For typical retirees in the United States, their goal is to fund a comfortable retirement. However, there are two primary risks investors face in managing their retirement portfolios—longevity risk and financial market risk.
The average 65-year-old retiree can expect to live another 20 years, and record numbers are expected to live past the century mark. Mortality tables indicate that roughly half of retirees will live longer than their life expectancy. This points to the large degree of variation that exists in terms of exactly how long each individual might live. This variation creates considerable uncertainty around how much money people will need to fund a retirement (i.e., longevity risk).
Financial market risk adds another variable. Once in retirement, a portfolio made up of stocks and bonds is very sensitive to market fluctuations. A series of ill-timed downturns in the market can drastically reduce a nest egg, forcing retirees to substantially lower their standard of living.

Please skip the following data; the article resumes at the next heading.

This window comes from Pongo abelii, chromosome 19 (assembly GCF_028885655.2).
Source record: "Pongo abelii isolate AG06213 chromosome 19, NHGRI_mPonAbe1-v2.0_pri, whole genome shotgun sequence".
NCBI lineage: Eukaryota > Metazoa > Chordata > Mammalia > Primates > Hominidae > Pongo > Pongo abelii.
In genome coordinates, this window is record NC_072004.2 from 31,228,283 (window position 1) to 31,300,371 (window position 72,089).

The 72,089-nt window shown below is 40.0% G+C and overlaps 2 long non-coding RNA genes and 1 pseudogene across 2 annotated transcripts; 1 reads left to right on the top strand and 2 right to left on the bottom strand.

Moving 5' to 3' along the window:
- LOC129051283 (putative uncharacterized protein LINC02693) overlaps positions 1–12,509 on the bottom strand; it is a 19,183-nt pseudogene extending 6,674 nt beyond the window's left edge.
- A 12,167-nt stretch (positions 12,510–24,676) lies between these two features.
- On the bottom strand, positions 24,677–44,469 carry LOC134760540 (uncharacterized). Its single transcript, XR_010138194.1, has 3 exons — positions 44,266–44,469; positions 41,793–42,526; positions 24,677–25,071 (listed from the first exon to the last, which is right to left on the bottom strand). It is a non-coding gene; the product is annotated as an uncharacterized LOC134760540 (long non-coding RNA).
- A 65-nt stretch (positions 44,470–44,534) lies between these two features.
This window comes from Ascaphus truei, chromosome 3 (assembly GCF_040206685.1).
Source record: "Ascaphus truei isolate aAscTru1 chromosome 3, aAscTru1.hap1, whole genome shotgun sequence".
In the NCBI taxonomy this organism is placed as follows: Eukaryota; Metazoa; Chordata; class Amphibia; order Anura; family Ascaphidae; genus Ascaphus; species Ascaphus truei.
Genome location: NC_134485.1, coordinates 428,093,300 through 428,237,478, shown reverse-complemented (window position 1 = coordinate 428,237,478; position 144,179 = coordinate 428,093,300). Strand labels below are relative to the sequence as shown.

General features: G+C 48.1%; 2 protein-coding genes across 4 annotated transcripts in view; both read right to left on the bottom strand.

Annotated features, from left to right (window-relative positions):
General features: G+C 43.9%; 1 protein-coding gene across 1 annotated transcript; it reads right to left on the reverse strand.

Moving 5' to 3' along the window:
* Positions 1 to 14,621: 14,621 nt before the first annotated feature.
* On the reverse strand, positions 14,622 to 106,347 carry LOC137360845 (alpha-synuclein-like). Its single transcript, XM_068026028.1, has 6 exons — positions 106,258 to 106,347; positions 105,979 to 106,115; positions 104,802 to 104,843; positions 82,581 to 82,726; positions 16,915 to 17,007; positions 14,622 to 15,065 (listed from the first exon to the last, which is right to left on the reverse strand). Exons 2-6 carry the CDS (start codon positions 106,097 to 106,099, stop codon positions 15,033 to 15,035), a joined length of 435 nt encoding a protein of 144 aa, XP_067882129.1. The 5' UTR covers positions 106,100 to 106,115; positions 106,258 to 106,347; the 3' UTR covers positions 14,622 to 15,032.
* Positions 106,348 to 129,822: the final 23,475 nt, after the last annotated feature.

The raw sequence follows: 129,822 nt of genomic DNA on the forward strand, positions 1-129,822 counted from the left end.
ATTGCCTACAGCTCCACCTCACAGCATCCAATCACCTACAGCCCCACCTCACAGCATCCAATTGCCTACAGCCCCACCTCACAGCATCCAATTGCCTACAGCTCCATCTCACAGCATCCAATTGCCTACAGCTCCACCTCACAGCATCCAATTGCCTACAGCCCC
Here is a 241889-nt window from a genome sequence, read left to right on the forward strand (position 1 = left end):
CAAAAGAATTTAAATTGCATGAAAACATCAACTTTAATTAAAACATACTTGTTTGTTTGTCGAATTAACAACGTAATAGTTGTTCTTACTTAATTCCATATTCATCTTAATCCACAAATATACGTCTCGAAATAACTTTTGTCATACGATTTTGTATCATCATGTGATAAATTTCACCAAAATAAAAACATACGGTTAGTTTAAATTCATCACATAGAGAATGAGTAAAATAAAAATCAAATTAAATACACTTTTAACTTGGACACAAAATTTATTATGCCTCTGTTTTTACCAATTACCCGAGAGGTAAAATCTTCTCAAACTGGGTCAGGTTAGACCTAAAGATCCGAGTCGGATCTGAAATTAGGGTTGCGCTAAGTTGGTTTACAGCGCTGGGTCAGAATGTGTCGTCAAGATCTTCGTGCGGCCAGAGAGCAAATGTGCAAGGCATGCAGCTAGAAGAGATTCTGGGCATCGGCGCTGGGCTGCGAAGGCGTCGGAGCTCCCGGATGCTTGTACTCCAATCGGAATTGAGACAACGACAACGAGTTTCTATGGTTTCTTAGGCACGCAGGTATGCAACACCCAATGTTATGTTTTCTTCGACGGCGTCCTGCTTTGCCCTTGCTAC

Fortunately, investors and advisors have access to effective tools to combat these risks. Research papers from Ibbotson Associates, a unit of Morningstar’s investment management division, show that investors can mitigate both longevity and investment-performance risks with a carefully constructed combination of longevity-insurance products, such as fixed lifetime immediate annuities (SPIA) and variable annuities with guaranteed lifetime withdrawal benefits (VA+GLWB), which offer investors a guaranteed income stream, and traditional assets, such as ETFs and mutual funds.
Five factors primarily drive the product-type allocation decision: a client’s age, financial market risk tolerance, wealth versus retirement expenses, risk preference toward longevity and bequest goal. Below are some general guidelines for how much the average American retiree might want to allocate to guaranteed products in retirement based on these factors:
As a general guideline, allocations to SPIAs should slightly increase with age, rising from about 50% of an average 65-year-old’s portfolio to close to 60% by age 75. This increase with age is mainly because the value of the annuity is higher for older investors. When a policyholder dies, the asset pool of all annuity holders is essentially spread over fewer people. Therefore, the annuity payments increase dramatically with the age at which the contract starts.
In contrast, the allocation to VA+GLWBs should slightly decrease with age. Holding a VA+GLWB is like portfolio insurance. The older an investor is, however, the less time they will hold their portfolio and the less likely they are to need portfolio insurance.